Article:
Eco-horror has boomed in recent years, with very specific indictments of consumerism and anthropocentric damage. The opening moments of 1974’s The Texas Chainsaw Massacre unexpectedly gift the viewer with profound ecological dread. Through symbolically connecting the rampant consumerism within our closed system to the persistent environmental degradation of post-war America, director Tobe Hooper posited a chaotic, environmentally bankrupt future via selective revelations of collapse and madness. Through the juxtaposition of the dismembered human body against the radio news of ecologic catastrophes, Hooper laid out the story to come, a sort of American landscape-as-body horror, where earth and flesh were violated by the faceless, consuming mob.

In recent years, I came to view The Texas Chainsaw Massacre’s nascent minutes in a new light, I listened to the radio news more intently and watched the first moments with a new ecocritical interest. Like Sublime Horror’s Laura Kemmerer, who paid, “closer attention to the doomsday opening narrative on the radio detailing the tragedies of the world,” I realized the radio narration over the opening credits of The Texas Chainsaw Massacre announced not just a local crime, but a national environmental horror. Seemingly antiquated by 21st century standards, the use of radio news establishes a distinct American lifestyle when the radio was a constant companion in the car, truck, or van. The radio is the background; nevertheless, it forwards strangeness, horror, and collapse.

In Survival Science: Crisis Disciplines and the Shock of the Environment in the 1970s, Michael Egan wrote, “The 1970s mark a global shift toward a bleaker future,” an idea broadcast loudly from Hooper’s opening frames. Hooper’s film was stimulated by several concepts, but it was a Christmas shopping experience that gave him gruesome inspiration- the hideous display of consumerism and capitalism gone mad. Hooper and co-writer Kim Henkel needn’t look far afield for inspiration to flesh out their ominous opening monologue; it was in the everyday news.

By the late 1960s and early 1970s, the U.S. landscape and population were scarred and dying, even after the creation of the EPA and Clean Water Act. Car batteries, filled with lead-acid, could legally be burned in industrial incinerators.

The first evidence of the impacts of lead poisoning in children was discovered in El Paso, Texas, just two years before Hooper’s film. Acid rain fell on lands downwind of the Midwest’s pollution belching industries. The Missouri town of Times Beach was evacuated after the discovery of massive dioxin contamination. Smog choked most of America’s major cities, and the heavily polluted Cayuga River would catch fire over a dozen times. The same year as The Texas Chainsaw Massacre, Love Canal revealed its horrors when the first evidence of vast dumps of toxic pollutants emerged as multicolored chemically contaminated groundwater. 

While the film opens with news and views of the gruesome grave robbing, Hooper’s fictional announcer pivots quickly to human ecological tragedies. “Oil storage units continue to burn out of control at the huge Texaco refinery near the Texas/Louisiana border. Three storage units exploded into flames during the night, killing at least three workers and injuring a dozen more,” the radio newscaster explains with dispassionate clarity. With forty-foot flames and smoke visible from 60 miles, Hooper’s imaginary conflagration was more real than fantasy. In 1970 and then again in 1975, two Philadelphia-area oil refineries caught fire and killed over a dozen and burned for days.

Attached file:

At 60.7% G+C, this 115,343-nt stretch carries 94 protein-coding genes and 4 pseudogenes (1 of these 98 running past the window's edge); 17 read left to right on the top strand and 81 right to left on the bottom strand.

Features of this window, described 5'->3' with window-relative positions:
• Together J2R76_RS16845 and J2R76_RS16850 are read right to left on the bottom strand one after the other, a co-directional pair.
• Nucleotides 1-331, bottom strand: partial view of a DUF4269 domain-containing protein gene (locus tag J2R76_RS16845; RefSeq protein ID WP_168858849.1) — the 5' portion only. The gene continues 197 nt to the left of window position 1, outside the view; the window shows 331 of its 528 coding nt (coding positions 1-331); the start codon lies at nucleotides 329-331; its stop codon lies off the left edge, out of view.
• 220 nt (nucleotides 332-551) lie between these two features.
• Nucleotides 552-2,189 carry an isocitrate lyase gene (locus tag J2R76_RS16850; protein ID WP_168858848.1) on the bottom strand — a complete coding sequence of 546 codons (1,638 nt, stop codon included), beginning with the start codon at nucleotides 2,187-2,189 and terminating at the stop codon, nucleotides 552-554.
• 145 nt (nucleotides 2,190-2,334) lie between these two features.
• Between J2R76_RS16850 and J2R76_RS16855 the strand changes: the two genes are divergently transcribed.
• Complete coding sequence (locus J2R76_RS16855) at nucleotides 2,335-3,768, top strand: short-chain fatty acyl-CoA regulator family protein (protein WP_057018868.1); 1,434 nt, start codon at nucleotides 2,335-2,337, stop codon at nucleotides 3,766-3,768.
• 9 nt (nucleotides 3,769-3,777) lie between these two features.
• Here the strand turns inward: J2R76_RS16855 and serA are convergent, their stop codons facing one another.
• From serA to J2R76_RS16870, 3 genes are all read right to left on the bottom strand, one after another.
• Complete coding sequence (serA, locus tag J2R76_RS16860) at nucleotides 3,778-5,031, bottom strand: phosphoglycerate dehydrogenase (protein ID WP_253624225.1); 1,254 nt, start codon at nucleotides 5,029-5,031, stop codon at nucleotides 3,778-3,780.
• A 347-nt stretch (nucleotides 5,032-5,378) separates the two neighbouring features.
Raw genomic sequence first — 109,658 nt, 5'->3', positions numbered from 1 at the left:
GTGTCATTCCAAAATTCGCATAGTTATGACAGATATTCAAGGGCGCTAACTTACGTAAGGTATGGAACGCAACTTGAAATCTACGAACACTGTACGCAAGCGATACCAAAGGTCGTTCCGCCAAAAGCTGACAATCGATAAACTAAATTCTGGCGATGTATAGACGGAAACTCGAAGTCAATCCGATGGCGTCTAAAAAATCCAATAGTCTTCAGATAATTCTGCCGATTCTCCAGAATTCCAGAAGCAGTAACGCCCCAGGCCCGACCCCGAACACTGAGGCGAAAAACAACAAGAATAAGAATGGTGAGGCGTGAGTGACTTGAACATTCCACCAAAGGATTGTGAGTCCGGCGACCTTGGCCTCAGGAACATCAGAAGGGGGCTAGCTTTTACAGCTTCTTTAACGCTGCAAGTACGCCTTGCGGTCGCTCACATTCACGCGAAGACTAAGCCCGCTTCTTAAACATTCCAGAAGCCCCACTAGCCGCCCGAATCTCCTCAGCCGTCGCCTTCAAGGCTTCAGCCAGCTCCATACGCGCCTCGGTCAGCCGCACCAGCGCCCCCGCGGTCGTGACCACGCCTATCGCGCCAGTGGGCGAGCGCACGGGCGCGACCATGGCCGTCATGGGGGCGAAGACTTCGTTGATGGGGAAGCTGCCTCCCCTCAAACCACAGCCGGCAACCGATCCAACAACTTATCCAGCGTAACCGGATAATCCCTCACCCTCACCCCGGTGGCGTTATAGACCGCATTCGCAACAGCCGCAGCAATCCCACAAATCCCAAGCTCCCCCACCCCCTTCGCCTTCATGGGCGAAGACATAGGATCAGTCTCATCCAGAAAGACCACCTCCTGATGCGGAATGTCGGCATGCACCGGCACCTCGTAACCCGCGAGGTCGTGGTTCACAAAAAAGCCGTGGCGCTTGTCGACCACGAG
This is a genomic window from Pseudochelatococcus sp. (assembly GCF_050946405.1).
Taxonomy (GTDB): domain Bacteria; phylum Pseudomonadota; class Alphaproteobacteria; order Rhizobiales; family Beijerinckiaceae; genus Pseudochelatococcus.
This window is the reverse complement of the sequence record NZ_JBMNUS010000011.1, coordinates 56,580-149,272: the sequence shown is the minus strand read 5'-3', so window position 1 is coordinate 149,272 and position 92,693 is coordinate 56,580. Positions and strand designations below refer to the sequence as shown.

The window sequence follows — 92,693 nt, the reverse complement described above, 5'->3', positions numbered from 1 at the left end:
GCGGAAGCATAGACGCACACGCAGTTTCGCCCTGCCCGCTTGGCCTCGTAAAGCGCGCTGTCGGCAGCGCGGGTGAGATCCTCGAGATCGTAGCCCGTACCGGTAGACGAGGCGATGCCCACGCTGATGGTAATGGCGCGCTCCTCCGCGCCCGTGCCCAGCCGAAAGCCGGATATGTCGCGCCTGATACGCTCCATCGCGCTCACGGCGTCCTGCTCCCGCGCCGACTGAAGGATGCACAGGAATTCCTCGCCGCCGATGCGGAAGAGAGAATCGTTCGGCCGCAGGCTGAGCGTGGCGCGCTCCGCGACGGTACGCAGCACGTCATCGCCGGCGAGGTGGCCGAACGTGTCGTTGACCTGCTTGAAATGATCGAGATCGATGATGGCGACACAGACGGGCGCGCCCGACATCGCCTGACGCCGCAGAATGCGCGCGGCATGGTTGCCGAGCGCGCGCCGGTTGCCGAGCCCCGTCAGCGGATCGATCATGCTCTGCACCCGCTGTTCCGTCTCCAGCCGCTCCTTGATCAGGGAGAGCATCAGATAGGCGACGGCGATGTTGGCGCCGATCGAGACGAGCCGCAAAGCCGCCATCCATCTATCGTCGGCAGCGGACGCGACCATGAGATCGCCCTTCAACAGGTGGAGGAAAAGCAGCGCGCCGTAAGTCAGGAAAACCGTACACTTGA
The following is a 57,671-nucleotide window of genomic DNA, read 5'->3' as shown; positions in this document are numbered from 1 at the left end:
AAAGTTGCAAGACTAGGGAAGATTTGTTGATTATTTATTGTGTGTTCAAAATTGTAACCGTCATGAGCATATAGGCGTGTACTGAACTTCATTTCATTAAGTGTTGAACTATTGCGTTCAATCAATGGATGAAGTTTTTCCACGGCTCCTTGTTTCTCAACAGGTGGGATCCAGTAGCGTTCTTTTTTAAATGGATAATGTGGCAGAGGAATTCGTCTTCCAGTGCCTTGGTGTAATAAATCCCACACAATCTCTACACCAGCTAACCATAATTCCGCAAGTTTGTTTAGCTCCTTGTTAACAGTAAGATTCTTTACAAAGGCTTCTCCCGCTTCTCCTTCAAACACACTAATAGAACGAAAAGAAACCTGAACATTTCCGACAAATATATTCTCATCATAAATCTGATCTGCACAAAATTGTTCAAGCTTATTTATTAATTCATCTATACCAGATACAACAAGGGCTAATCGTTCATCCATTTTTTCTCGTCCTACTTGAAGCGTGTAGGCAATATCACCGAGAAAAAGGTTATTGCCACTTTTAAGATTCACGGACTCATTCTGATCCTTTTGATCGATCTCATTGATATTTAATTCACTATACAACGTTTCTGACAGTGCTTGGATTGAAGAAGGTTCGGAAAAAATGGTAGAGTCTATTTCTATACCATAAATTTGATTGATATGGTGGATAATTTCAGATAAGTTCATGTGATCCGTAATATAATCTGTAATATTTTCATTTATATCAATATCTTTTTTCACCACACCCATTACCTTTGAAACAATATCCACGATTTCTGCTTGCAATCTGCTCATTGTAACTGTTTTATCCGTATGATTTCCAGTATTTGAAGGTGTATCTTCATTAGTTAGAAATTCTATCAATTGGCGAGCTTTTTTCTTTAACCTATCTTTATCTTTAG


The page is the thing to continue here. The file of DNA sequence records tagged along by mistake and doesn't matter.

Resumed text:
As the credits rolled backed by images of erupting sunspots, the drawling local newsreader continues, “Health officials in San Francisco reluctantly admit they may have a Cholera epidemic on their hands. Some forty cases of the highly infectious disease have been confirmed.” The urban cholera outbreak echoes the 1968 appearance of the highly infectious, and at the time unknown, Legionnaires Disease. Even a later radio weather report describes blistering heat in a calm, matter of fact, manner. Much of the film’s first half is peppered with audio glimpses into the despoliation of the world. Grave robbing, murder, and cannibalism were psychological shocks, but the pervasive horror which primed the pump was ecological.

As suggested and synthesized by its opening minutes, The Texas Chainsaw Massacre is an interrogation of ecological collapse as a result of endless closed-loop consumption. The Texas Chainsaw Massacre’s opening articulates an unsaid public consciousness inextricably linked to the collapse of our consumptive and resource exploitation societies, and destruction of the environment. America by the 1970s was revealed as a Madison Avenue façade, a mask created to sell cars, ever-larger homes, and drink more Coca Cola to “teach the world to sing in perfect harmony.”

Hooper’s opening ecological and societal collapse audio, as well as the necrotic art, reminds the viewer that horror, death, and abuse occur every minute of every day, whether by a deranged hand in a graveyard or in a burning Texas oil refinery. When the best two-plus minutes of eco-horror storytelling comes at the start of a seminal slasher film, we should sit up and take notice.